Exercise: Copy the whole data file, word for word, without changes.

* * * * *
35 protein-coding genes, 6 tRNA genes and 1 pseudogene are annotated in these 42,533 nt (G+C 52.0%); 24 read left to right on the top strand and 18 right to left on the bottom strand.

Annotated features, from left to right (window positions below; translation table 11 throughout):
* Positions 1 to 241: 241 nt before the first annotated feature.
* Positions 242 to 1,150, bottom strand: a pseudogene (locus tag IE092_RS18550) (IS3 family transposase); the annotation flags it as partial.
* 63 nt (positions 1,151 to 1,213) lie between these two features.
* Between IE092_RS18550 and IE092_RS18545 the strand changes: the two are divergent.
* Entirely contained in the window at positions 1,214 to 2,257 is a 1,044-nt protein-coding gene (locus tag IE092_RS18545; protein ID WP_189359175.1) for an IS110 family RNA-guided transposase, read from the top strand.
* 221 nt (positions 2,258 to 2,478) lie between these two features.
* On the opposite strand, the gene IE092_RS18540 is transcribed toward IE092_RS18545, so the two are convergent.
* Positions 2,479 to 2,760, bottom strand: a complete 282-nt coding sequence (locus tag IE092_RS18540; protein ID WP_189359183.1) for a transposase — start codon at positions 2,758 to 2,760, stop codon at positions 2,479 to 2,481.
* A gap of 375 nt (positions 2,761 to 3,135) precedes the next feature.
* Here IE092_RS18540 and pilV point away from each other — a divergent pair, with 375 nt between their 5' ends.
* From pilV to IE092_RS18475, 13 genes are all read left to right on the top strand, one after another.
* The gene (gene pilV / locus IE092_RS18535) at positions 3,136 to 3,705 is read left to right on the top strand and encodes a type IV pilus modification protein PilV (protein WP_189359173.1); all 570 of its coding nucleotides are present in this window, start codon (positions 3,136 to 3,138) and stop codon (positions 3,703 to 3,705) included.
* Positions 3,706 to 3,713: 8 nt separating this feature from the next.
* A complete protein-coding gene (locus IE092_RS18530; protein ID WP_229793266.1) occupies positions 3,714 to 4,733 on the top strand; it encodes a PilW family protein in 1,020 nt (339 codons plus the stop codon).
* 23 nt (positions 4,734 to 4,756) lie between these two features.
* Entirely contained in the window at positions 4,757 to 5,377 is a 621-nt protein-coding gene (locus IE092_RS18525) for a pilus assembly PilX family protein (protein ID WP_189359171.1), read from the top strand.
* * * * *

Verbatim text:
35 protein-coding genes, 6 tRNA genes and 1 pseudogene are annotated in these 42,533 nt (G+C 52.0%); 24 read left to right on the top strand and 18 right to left on the bottom strand.

Annotated features, from left to right (window positions below; translation table 11 throughout):
* Positions 1 to 241: 241 nt before the first annotated feature.
* Positions 242 to 1,150, bottom strand: a pseudogene (locus tag IE092_RS18550) (IS3 family transposase); the annotation flags it as partial.
* 63 nt (positions 1,151 to 1,213) lie between these two features.
* Between IE092_RS18550 and IE092_RS18545 the strand changes: the two are divergent.
* Entirely contained in the window at positions 1,214 to 2,257 is a 1,044-nt protein-coding gene (locus tag IE092_RS18545; protein ID WP_189359175.1) for an IS110 family RNA-guided transposase, read from the top strand.
* 221 nt (positions 2,258 to 2,478) lie between these two features.
* On the opposite strand, the gene IE092_RS18540 is transcribed toward IE092_RS18545, so the two are convergent.
* Positions 2,479 to 2,760, bottom strand: a complete 282-nt coding sequence (locus tag IE092_RS18540; protein ID WP_189359183.1) for a transposase — start codon at positions 2,758 to 2,760, stop codon at positions 2,479 to 2,481.
* A gap of 375 nt (positions 2,761 to 3,135) precedes the next feature.
* Here IE092_RS18540 and pilV point away from each other — a divergent pair, with 375 nt between their 5' ends.
* From pilV to IE092_RS18475, 13 genes are all read left to right on the top strand, one after another.
* The gene (gene pilV / locus IE092_RS18535) at positions 3,136 to 3,705 is read left to right on the top strand and encodes a type IV pilus modification protein PilV (protein WP_189359173.1); all 570 of its coding nucleotides are present in this window, start codon (positions 3,136 to 3,138) and stop codon (positions 3,703 to 3,705) included.
* Positions 3,706 to 3,713: 8 nt separating this feature from the next.
* A complete protein-coding gene (locus IE092_RS18530; protein ID WP_229793266.1) occupies positions 3,714 to 4,733 on the top strand; it encodes a PilW family protein in 1,020 nt (339 codons plus the stop codon).
* 23 nt (positions 4,734 to 4,756) lie between these two features.
* Entirely contained in the window at positions 4,757 to 5,377 is a 621-nt protein-coding gene (locus IE092_RS18525) for a pilus assembly PilX family protein (protein ID WP_189359171.1), read from the top strand.